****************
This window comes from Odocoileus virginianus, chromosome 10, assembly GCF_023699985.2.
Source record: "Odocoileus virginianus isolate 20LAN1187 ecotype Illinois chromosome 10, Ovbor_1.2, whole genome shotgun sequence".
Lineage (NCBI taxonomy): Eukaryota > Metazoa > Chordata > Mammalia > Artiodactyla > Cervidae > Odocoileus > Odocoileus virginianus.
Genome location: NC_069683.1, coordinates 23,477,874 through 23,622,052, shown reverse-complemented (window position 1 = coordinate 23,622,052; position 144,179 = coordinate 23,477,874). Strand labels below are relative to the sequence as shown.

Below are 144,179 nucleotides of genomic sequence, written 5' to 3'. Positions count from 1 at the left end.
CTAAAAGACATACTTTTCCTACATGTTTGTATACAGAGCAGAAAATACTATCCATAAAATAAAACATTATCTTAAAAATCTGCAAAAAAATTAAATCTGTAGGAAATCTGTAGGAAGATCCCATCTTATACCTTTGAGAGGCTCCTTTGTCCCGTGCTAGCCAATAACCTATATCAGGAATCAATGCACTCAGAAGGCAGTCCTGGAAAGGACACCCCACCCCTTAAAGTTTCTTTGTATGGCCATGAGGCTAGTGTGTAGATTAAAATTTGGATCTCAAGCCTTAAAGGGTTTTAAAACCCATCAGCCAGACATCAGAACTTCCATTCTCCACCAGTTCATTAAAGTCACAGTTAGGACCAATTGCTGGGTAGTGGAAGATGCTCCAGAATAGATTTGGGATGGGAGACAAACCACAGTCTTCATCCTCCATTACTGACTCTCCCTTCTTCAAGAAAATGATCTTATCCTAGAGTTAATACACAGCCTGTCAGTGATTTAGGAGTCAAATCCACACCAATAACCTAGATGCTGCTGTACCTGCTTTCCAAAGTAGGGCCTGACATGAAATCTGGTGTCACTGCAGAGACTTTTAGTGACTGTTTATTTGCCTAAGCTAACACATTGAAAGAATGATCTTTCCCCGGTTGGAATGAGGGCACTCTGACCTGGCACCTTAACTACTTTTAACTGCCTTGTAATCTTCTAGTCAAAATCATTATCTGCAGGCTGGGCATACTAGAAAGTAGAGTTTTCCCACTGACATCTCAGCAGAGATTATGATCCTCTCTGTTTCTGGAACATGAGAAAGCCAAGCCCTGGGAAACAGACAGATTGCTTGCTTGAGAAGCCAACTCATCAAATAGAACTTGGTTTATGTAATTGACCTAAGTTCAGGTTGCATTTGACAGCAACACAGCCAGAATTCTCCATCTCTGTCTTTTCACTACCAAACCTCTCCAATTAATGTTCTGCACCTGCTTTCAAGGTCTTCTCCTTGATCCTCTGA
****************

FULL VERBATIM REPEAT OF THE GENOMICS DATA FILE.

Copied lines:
This window comes from Odocoileus virginianus, chromosome 10, assembly GCF_023699985.2.
Source record: "Odocoileus virginianus isolate 20LAN1187 ecotype Illinois chromosome 10, Ovbor_1.2, whole genome shotgun sequence".
Lineage (NCBI taxonomy): Eukaryota > Metazoa > Chordata > Mammalia > Artiodactyla > Cervidae > Odocoileus > Odocoileus virginianus.
Genome location: NC_069683.1, coordinates 23,477,874 through 23,622,052, shown reverse-complemented (window position 1 = coordinate 23,622,052; position 144,179 = coordinate 23,477,874). Strand labels below are relative to the sequence as shown.

Below are 144,179 nucleotides of genomic sequence, written 5' to 3'. Positions count from 1 at the left end.
CTAAAAGACATACTTTTCCTACATGTTTGTATACAGAGCAGAAAATACTATCCATAAAATAAAACATTATCTTAAAAATCTGCAAAAAAATTAAATCTGTAGGAAATCTGTAGGAAGATCCCATCTTATACCTTTGAGAGGCTCCTTTGTCCCGTGCTAGCCAATAACCTATATCAGGAATCAATGCACTCAGAAGGCAGTCCTGGAAAGGACACCCCACCCCTTAAAGTTTCTTTGTATGGCCATGAGGCTAGTGTGTAGATTAAAATTTGGATCTCAAGCCTTAAAGGGTTTTAAAACCCATCAGCCAGACATCAGAACTTCCATTCTCCACCAGTTCATTAAAGTCACAGTTAGGACCAATTGCTGGGTAGTGGAAGATGCTCCAGAATAGATTTGGGATGGGAGACAAACCACAGTCTTCATCCTCCATTACTGACTCTCCCTTCTTCAAGAAAATGATCTTATCCTAGAGTTAATACACAGCCTGTCAGTGATTTAGGAGTCAAATCCACACCAATAACCTAGATGCTGCTGTACCTGCTTTCCAAAGTAGGGCCTGACATGAAATCTGGTGTCACTGCAGAGACTTTTAGTGACTGTTTATTTGCCTAAGCTAACACATTGAAAGAATGATCTTTCCCCGGTTGGAATGAGGGCACTCTGACCTGGCACCTTAACTACTTTTAACTGCCTTGTAATCTTCTAGTCAAAATCATTATCTGCAGGCTGGGCATACTAGAAAGTAGAGTTTTCCCACTGACATCTCAGCAGAGATTATGATCCTCTCTGTTTCTGGAACATGAGAAAGCCAAGCCCTGGGAAACAGACAGATTGCTTGCTTGAGAAGCCAACTCATCAAATAGAACTTGGTTTATGTAATTGACCTAAGTTCAGGTTGCATTTGACAGCAACACAGCCAGAATTCTCCATCTCTGTCTTTTCACTACCAAACCTCTCCAATTAATGTTCTGCACCTGCTTTCAAGGTCTTCTCCTTGATCCTCTGA